Today, doctors treat most people with TB outside the hospital. Gone are the days of going to the mountains for long periods of bed rest. Doctors seldom use surgery.
Doctors will prescribe several special medications that you must take for 6-9 months.
Standard therapy for active TB consists of a 6-month regimen:
2 months with Rifater (isoniazid, rifampin, and pyrazinamide)
4 months of isoniazid and rifampin (Rifamate, Rimactane)
Ethambutol (Myambutol) or streptomycin added until your drug sensitivity is known
Treatment takes that long because the disease organisms grow very slowly and, unfortunately, also die very slowly.
Doctors use multiple drugs to reduce the likelihood of resistant organisms emerging.
Often the drugs will be changed or chosen based on the laboratory results.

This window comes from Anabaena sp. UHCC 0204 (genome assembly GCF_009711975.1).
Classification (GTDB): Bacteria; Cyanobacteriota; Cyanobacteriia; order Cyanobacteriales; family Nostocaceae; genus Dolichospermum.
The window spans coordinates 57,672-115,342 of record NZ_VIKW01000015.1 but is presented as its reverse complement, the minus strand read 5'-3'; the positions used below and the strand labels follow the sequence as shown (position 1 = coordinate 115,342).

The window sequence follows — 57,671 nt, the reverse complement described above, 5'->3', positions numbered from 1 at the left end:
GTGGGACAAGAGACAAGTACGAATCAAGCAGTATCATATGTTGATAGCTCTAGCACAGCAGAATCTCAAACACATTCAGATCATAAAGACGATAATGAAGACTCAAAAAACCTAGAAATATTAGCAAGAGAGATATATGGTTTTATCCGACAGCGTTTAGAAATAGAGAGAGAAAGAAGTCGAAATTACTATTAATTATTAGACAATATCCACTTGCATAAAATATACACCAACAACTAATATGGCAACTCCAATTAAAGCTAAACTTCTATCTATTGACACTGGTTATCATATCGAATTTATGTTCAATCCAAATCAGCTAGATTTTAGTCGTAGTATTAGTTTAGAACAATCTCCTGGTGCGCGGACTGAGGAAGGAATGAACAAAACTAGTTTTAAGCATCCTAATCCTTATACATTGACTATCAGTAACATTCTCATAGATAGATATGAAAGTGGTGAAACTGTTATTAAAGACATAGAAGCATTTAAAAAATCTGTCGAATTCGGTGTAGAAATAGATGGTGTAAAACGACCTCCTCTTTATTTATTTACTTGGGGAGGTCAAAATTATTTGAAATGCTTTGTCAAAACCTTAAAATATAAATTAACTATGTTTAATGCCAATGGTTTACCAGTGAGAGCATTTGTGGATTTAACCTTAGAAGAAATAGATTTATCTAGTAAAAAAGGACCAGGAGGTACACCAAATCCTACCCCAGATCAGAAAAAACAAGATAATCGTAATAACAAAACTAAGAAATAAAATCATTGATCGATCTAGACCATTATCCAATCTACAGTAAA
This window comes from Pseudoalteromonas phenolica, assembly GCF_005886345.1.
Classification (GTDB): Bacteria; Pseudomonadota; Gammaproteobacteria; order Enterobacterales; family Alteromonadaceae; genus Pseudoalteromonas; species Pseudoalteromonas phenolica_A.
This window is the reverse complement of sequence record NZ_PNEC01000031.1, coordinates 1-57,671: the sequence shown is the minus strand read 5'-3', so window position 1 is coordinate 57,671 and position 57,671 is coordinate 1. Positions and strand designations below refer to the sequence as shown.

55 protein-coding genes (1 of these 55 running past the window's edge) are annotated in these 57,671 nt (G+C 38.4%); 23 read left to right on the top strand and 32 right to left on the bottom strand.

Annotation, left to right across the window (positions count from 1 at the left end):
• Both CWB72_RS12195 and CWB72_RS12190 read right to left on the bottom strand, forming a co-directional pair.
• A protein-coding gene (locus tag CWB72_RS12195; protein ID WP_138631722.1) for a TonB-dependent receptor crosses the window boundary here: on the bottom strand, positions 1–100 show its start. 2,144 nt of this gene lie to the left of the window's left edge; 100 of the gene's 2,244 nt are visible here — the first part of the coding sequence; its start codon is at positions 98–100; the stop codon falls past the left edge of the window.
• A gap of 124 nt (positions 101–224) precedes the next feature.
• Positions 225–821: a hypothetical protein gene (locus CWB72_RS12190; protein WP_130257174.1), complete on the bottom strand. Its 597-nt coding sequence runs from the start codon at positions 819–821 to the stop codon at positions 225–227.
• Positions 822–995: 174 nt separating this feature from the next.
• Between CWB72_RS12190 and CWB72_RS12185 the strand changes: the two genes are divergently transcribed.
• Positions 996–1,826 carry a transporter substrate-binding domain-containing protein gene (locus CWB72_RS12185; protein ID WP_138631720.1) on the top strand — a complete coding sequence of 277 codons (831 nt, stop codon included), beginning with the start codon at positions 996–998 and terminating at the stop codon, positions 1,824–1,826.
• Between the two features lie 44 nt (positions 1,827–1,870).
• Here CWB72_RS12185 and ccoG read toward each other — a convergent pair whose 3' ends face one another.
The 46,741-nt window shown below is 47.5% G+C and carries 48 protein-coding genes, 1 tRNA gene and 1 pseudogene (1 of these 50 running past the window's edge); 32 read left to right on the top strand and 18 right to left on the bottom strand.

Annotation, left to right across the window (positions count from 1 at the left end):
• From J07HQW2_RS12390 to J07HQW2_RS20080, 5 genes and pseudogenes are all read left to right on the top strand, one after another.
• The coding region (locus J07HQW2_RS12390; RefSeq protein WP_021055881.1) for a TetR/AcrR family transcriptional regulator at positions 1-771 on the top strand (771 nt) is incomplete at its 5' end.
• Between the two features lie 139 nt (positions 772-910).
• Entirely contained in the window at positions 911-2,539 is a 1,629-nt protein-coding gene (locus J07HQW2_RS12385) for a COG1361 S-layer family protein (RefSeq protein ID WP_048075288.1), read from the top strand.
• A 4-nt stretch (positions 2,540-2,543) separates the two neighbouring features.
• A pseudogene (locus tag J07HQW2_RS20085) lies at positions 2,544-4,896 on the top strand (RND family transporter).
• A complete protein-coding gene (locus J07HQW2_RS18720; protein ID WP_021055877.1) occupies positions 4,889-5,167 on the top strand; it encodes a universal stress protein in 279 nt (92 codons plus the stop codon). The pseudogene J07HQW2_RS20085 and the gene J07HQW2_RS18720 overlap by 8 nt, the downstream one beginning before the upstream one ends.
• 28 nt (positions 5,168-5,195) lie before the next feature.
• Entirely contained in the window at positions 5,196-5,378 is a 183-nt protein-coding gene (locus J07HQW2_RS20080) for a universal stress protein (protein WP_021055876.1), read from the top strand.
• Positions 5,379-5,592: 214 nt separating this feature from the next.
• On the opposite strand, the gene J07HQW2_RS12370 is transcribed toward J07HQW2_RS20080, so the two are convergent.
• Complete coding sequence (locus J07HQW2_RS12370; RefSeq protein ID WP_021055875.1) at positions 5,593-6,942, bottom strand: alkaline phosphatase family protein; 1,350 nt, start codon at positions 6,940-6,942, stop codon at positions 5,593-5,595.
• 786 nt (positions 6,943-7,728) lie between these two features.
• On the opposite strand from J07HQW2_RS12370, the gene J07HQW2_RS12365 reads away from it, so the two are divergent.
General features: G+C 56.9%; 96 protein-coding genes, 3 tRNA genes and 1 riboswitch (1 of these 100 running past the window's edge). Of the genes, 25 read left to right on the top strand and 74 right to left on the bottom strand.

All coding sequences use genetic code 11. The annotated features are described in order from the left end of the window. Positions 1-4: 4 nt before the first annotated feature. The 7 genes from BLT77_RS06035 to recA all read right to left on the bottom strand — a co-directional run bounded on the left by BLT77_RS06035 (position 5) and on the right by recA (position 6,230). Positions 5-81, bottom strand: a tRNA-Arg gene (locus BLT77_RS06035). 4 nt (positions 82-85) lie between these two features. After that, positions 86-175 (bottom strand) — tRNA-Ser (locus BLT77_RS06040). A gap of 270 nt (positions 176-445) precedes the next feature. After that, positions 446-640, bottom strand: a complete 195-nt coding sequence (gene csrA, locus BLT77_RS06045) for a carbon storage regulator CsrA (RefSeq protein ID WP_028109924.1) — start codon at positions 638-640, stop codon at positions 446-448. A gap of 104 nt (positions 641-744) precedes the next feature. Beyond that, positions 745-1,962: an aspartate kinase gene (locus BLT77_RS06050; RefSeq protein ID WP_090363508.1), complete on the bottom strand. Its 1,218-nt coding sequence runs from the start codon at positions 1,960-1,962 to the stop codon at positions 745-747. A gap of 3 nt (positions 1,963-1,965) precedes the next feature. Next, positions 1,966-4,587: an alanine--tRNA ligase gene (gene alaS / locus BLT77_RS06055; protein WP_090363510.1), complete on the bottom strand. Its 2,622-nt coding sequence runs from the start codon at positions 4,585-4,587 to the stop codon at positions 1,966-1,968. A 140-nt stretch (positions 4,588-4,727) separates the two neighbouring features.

If doctors doubt that you are taking your medicine, they may have you come to the office for doses. Prescribing doses twice a week helps assure compliance.
The most common cause of treatment failure is people's failure to comply with the medical regimen. This may lead to the emergence of drug-resistant organisms. You must take your medications as directed, even if you are feeling better.
Another important aspect of tuberculosis treatment is public health.
Doctors likely will contact or trace your relatives and friends.
Your relatives and friends may need to undergo appropriate skin tests and chest x-rays.